What Are Rachel Whiteread’s Most Famous Sculptures?

British sculptor Rachel Whiteread has made some of the most iconic sculptures of recent times. We celebrate a selection of the best.

Apr 14, 2023By Rosie Lesso, MA Contemporary Art Theory, BA Fine Art

rachel whiteread famous sculptures


British sculptor Rachel Whiteread made her name in the 1990s as a leading member of the Young British Artists (YBAs) group. Since then, she has been making her strangely hypnotic cast sculptures of empty spaces out of a whole range of materials including plaster, metal, concrete, resin, and rubber. From bathtubs and hot water bottles to entire buildings, her casts have taken a whole range of guises, and they invite us to look at the concept of space and memory in a new way, by turning our understanding of the world completely inside out. We look through some of Whiteread’s most famous sculptures in more detail to understand the ideas behind her practice.


Ghost, 1990

Rachel Whiteread, Ghost, 1990


This large scale, ghostly sculpture was a breakthrough artwork for Rachel Whiteread, securing her reputation as a leading British artist. By now Whiteread has been making plaster casts of domestic objects imbued with bodily connotations, such as hot water bottles, bath tubs and sinks. In this much larger work of art she has cast the entire room of a Victorian parlor in plaster. She began by dividing the room into a gridded, minimalist system, and carefully cast each area in a square shape on a steel frame. Once she had cast every section of the room, she arranged the plaster blocks together to create an inside-out version of the space. Rachel Whiteread first unveiled this artwork at London’s Chisenhale Gallery, to great critical acclaim.


Untitled (House), 1993

Rachel Whiteread, Untitled (House), 1993


In Untitled (House), Rachel Whiteread made a concrete cast of the entire interior space of a three-storey building in London’s East End which was already earmarked for demolition. Of all the artworks in her career to date, this one has been the most controversial, attracting equal amounts of criticism and praise, and ultimately leading her to win the Turner Prize in 1993. Along with a team of assistants, Rachel Whiteread filled in the empty space of the building with concrete, pouring it over a metal armature to ensure her final sculpture didn’t collapse.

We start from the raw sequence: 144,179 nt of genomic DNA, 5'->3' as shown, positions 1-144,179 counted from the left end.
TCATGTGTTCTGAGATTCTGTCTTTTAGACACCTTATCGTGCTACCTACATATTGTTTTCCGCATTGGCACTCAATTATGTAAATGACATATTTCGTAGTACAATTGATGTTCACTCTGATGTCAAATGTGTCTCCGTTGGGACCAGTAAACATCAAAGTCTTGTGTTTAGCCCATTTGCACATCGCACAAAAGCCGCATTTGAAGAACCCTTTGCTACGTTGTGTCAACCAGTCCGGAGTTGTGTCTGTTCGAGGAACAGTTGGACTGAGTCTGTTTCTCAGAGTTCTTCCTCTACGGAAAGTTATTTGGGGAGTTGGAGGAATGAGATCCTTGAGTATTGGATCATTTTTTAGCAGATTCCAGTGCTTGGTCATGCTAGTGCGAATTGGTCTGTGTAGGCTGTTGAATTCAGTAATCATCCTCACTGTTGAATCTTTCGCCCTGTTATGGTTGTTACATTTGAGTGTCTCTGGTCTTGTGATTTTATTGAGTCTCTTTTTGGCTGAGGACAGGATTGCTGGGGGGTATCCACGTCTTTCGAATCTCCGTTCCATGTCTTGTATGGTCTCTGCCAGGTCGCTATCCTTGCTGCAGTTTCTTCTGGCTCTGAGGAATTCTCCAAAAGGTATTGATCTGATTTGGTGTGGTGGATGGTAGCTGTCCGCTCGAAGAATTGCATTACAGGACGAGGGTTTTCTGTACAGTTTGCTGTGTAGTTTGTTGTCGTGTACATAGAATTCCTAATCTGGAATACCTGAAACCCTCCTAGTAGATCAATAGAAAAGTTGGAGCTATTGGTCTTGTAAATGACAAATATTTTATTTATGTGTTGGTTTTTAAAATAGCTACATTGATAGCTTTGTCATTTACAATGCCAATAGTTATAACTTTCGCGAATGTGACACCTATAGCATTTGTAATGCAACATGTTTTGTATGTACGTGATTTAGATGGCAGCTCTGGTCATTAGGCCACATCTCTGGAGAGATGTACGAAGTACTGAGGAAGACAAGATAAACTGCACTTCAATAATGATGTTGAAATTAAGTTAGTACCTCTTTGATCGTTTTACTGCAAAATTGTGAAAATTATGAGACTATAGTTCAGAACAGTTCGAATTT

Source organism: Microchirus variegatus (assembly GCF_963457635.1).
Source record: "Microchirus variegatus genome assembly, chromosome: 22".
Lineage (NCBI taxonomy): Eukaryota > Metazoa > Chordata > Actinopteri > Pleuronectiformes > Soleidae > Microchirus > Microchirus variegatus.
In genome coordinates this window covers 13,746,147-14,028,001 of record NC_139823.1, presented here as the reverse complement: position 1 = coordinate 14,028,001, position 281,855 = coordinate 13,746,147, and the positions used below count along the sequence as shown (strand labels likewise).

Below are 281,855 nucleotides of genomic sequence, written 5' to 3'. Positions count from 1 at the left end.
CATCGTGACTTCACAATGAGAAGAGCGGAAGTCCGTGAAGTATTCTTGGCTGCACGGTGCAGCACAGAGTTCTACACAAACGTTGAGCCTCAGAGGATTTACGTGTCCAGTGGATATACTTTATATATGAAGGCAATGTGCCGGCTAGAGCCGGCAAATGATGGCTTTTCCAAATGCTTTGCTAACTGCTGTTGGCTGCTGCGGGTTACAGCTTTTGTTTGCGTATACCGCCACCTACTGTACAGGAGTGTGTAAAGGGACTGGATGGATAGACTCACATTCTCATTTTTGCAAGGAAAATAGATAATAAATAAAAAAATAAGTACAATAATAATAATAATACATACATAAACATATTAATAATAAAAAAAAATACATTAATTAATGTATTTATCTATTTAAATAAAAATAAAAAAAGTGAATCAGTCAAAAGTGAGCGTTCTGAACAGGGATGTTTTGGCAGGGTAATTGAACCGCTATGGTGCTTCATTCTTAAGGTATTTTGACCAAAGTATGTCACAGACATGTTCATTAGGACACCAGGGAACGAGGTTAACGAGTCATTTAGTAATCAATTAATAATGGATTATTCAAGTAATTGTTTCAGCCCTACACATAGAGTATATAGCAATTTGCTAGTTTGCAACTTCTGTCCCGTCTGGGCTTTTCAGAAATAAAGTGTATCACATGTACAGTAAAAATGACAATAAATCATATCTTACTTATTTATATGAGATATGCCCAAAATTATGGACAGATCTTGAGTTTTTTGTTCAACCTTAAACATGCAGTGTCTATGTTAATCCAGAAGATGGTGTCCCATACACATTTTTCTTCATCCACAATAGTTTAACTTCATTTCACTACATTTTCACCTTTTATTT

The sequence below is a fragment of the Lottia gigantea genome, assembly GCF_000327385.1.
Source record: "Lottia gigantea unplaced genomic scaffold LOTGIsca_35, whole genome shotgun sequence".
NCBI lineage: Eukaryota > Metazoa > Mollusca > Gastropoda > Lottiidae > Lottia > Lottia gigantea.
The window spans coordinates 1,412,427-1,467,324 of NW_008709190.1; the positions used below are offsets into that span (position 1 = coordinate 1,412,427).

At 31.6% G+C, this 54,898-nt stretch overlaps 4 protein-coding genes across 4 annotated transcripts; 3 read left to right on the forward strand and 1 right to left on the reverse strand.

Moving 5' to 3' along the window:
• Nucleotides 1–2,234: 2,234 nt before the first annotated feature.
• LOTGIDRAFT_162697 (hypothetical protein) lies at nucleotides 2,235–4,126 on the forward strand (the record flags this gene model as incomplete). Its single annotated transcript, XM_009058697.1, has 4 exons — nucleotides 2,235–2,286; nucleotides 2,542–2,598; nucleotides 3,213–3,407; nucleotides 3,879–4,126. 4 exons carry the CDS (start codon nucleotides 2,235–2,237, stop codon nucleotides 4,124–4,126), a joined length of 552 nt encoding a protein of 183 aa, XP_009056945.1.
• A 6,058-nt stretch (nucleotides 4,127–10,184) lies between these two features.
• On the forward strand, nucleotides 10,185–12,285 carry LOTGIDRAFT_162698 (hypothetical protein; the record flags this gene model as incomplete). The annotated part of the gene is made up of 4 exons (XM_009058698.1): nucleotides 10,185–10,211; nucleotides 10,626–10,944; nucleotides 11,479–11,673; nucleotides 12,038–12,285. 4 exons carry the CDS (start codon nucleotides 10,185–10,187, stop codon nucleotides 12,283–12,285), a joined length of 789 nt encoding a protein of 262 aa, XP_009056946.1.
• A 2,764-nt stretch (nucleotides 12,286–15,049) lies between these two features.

Rachel Whiteread, Untitled (House), 1993

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Once the house was filled in, she set about removing the exterior “brick by brick,”, in order to remove every last trace of its former identity. The result was a whopping great mass of concrete resembling the cold aesthetics of Brutalist architecture, yet it also had a strange intimacy, revealing rarely seen private spaces to the wider public. Eventually Whiteread’s sculpture was demolished in order to make way for planned redevelopments of the area, but her artwork made a powerful statement about the way urban demolition can so often wipe away memories of the past.


Holocaust Memorial, 1995-2000

Judenplatz Holocaust Memorial by Rachel Whiteread, 2000, Vienna


Situated in Vienna’s Judenplatz, Whiteread’s eerie Holocaust Memorial is a permanent public art sculpture which she was commissioned to create to commemorate the countless victims of the Holocaust. Also known as the ‘Nameless Library’, the sculpture resembles the inside of a library, containing books turned outwards so we cannot see their spines, and the inside of the entry doors forever closed. The memorial reflects on the countless untold stories that were lost during this mass tragedy, never to be retrieved. While we can imagine this could be the inside of a real library, Rachel Whiteread creates a fictional space here by casting each row of books and the doorway separately in plaster, before assembling the units together into a solid, foreboding concrete mass.


Embankment, 2005

Rachel Whitread, Embankment, 2005, Tate


Whiteread’s Embankment was made as a commission for Tate Gallery’s Turbine Hall in London, in 2005. She made the monumental and all-consuming sculpture by making 14,000 casts of the inside of cardboard boxes, using white polythene. Whiteread then stacked the boxes into a series of columns and towers throughout the Turbine Hall for viewers to walk through. Whiteread made the sculpture following the death of her mother, and the subsequent process of storing and packing that ensued. She argued the humble cardboard box is present during so many aspects of our lives as we move from one state to another, and they often contain emblems and objects loaded with unspoken, intimate memories.

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By Rosie LessoMA Contemporary Art Theory, BA Fine ArtRosie is a contributing writer and artist based in Scotland. She has produced writing for a wide range of arts organizations including Tate Modern, The National Galleries of Scotland, Art Monthly, and Scottish Art News, with a focus on modern and contemporary art. She holds an MA in Contemporary Art Theory from the University of Edinburgh and a BA in Fine Art from Edinburgh College of Art. Previously she has worked in both curatorial and educational roles, discovering how stories and history can really enrich our experience of art.